In October my book club wrapped up its final month of our 2016 schedule with The Dispossessed, by Ursula K. Le Guin. When the book was originally suggested for the roster, I had no idea what it was, but I had heard only the best things about Ursula K. Le Guin and decided to look into it. The praise I found for this classic science fiction novel was astounding, and it rapidly became one of my front runners in our convoluted voting system for book club books. After winning its way onto the schedule, and having to wait an entire year to read it with the group, I got to read one of the best examples in my memory that some science fiction can be considered Literature.
First, a quick rundown of what the book is for those who don’t know, its basically a huge metaphor for the US and Russia during the cold war. The story follows a brilliant physicist called Shevek during two parts of his life simultaneously, past and present. Shevek lives in a solar system with two inhabited planets, each refusing to communicate with one another. The first planet is Urras, a capitalist planet with multiple states that is an allegory for the US. The second, a communist moon called Anarres that is Russia. Shevek grows up on Anarres and finds the communist mentality stifling, so he decides to break a 100 year cold war/embargo and go to Urras to pursue his science. Shevek’s past timeline chronicles his time on Anarres and his present timeline follows his story on Urras. Both timelines alternate chapters and chronicles his experience with both societies.
The Dispossessed had a feast or famine effect on our book club. People essentially fell into two groups, those who devoured it and could not stop talking about it and those who could not finish the first chapter. Let’s talk about the second group first; the book is dense and requires work. This is not a beach read and requires a lot of work, or active reading, to be done by the reader as they go through the story. Its heavy use of metaphor and minimal concern for captivating plot means it is not really a fun book. It feels more like reading a philosophical dissertation/history book on the cold war than a fictional story. However, for the first aforementioned book club group, it was an intense and one of a kind reading experience.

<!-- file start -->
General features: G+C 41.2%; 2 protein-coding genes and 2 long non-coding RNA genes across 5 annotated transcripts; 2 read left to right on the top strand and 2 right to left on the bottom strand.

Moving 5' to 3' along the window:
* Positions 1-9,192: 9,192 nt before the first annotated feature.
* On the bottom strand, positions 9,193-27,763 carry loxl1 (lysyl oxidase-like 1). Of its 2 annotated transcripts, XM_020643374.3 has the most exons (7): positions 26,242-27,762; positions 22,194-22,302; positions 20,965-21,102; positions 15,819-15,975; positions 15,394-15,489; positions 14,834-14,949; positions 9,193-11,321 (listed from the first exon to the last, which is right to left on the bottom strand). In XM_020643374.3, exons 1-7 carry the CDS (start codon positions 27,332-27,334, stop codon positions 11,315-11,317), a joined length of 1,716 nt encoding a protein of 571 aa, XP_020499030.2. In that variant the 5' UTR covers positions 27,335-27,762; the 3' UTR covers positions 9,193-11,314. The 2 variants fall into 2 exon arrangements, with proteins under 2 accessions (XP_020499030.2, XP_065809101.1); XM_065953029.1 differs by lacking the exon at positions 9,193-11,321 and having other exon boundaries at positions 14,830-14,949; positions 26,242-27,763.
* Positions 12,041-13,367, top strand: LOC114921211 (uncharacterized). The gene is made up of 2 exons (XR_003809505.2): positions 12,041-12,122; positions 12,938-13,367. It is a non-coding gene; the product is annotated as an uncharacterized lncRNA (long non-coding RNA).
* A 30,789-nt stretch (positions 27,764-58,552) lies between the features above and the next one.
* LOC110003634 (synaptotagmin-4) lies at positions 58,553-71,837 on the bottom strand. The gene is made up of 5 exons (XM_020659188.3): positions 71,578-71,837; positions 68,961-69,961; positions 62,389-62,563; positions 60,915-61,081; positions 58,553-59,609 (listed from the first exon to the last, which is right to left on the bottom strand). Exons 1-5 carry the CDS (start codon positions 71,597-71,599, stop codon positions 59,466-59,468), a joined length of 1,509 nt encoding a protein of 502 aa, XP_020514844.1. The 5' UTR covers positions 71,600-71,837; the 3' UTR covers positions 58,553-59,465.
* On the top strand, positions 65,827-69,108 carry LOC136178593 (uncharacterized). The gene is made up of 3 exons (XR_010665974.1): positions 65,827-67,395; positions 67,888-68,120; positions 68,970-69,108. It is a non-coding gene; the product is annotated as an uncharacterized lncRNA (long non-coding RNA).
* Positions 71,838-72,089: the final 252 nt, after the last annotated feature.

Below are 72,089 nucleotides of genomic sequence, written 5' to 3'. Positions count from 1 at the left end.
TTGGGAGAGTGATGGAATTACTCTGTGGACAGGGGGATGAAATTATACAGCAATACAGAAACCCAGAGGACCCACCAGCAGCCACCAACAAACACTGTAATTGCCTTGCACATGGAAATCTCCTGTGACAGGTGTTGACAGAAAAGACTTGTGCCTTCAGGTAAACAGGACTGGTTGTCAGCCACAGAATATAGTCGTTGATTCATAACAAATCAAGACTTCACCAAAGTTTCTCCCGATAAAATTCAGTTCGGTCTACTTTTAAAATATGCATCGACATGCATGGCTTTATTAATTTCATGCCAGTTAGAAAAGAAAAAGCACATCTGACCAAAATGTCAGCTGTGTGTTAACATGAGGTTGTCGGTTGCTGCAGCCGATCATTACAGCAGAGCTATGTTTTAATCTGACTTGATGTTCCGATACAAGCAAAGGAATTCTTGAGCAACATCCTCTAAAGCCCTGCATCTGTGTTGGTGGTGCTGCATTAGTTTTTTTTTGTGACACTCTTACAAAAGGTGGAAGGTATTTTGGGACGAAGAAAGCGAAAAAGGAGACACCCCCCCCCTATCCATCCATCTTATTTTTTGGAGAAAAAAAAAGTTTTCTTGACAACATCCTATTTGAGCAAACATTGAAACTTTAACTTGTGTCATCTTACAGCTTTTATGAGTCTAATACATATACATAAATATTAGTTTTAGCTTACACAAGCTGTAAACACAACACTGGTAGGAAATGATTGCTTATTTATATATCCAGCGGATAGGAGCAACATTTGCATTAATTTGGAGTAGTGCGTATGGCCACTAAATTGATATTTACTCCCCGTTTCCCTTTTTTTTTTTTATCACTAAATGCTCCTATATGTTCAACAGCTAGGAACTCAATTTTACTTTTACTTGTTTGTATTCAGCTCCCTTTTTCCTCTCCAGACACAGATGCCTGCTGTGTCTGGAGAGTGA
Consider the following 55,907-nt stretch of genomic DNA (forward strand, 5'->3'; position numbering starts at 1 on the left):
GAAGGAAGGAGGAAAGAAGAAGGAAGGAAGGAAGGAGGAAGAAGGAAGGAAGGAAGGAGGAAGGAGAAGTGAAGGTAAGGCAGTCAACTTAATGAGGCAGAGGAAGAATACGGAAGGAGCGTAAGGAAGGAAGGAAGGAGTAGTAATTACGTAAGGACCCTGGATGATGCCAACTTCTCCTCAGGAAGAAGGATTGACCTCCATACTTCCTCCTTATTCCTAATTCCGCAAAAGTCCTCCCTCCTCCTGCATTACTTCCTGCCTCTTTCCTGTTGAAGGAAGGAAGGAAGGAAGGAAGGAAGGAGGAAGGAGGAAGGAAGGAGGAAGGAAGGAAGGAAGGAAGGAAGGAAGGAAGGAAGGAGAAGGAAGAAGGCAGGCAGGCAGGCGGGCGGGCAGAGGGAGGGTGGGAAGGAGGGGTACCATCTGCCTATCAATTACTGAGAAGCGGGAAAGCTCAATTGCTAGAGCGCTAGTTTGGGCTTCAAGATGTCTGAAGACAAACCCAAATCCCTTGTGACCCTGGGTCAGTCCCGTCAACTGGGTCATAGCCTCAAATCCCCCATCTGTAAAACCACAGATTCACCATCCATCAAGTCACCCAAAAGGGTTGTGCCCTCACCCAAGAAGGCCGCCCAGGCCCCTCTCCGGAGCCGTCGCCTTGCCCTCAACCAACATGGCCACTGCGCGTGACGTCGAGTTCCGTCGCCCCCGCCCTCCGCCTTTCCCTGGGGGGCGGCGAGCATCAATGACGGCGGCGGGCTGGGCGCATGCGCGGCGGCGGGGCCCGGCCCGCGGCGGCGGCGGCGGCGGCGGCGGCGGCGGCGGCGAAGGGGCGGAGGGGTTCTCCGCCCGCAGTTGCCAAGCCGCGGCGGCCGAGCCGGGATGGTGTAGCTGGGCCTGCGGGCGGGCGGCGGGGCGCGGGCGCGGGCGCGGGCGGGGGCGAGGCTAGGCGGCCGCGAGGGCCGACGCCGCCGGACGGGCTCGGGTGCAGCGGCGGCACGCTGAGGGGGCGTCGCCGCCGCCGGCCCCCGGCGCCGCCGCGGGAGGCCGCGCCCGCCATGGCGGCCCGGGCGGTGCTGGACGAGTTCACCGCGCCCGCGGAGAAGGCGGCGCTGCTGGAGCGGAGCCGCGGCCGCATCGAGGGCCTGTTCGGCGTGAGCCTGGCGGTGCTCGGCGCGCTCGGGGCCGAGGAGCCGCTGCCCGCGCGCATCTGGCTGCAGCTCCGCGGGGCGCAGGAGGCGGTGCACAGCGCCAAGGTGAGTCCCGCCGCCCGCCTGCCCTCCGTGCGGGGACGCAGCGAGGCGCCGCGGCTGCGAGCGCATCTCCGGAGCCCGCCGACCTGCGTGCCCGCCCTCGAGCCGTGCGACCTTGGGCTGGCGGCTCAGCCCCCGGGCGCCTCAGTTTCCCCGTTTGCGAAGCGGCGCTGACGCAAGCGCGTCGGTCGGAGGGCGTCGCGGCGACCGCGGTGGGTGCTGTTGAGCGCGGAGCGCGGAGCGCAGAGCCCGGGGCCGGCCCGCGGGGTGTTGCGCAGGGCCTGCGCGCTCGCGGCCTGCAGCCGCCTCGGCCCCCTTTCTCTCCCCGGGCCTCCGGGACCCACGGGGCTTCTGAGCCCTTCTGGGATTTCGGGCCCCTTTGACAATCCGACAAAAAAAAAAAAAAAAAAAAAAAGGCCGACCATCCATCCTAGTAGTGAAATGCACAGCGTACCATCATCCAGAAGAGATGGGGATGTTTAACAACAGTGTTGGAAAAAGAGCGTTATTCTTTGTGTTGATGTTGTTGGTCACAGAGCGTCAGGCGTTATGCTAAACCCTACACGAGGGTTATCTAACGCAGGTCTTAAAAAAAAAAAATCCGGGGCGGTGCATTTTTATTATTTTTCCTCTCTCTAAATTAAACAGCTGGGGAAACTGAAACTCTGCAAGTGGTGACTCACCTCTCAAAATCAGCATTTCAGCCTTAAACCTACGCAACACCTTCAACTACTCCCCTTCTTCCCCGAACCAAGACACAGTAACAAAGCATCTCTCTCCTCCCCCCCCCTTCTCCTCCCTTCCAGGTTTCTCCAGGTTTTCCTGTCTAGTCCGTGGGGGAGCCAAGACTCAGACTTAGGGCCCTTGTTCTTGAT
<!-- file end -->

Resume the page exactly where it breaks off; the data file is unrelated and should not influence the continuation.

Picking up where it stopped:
I myself fell into the first group, and cannot recommend this work of art more. While Le Guin definitely favors one world over another, she only reveals which near the end, and colors it as her opinion more than a fact. All throughout the rest of the book it feels like she fairly breaks down the strengths and weaknesses of both societies while also delving into them and providing insights about their workings that I have never heard before. I am a staunch capitalist in real life, but I found myself considering if there was merit to communism and raptly listening to Le Guin as she showed me other things I should consider about the human condition. Regardless of your stance on either form of government, I think you will find that Le Guin’s points are well thought out, complex, and well argued. The writing is also gorgeous, with elegant prose that does not waste a word. Le Guin manages to somehow be eloquent and minimalist simultaneously in her writing, and I really enjoy her style. The book sparked up an enormous amount of discussion with those who completed it, and it generated what was probably the most rich and expansive conversation we have ever had in our book club. We spent an hour talking about the first chapter alone, and those that read it are still talking about it a week later.
To me, The Dispossessed is a work of art that everyone should try to read. You might really, really not like it, but if you don’t hate it you will love it. I understand now why this book is considered one of the best science fiction novels written, and I believe it firmly demonstrates that science fiction novels can be more than just fun. And on a topical note, if you are feeling burnt out by democracy and capitalism this week (as I know many of us are), why not pick it up and learn some of the merits and weaknesses of good old communism.
Rating: The Dispossessed – 10/10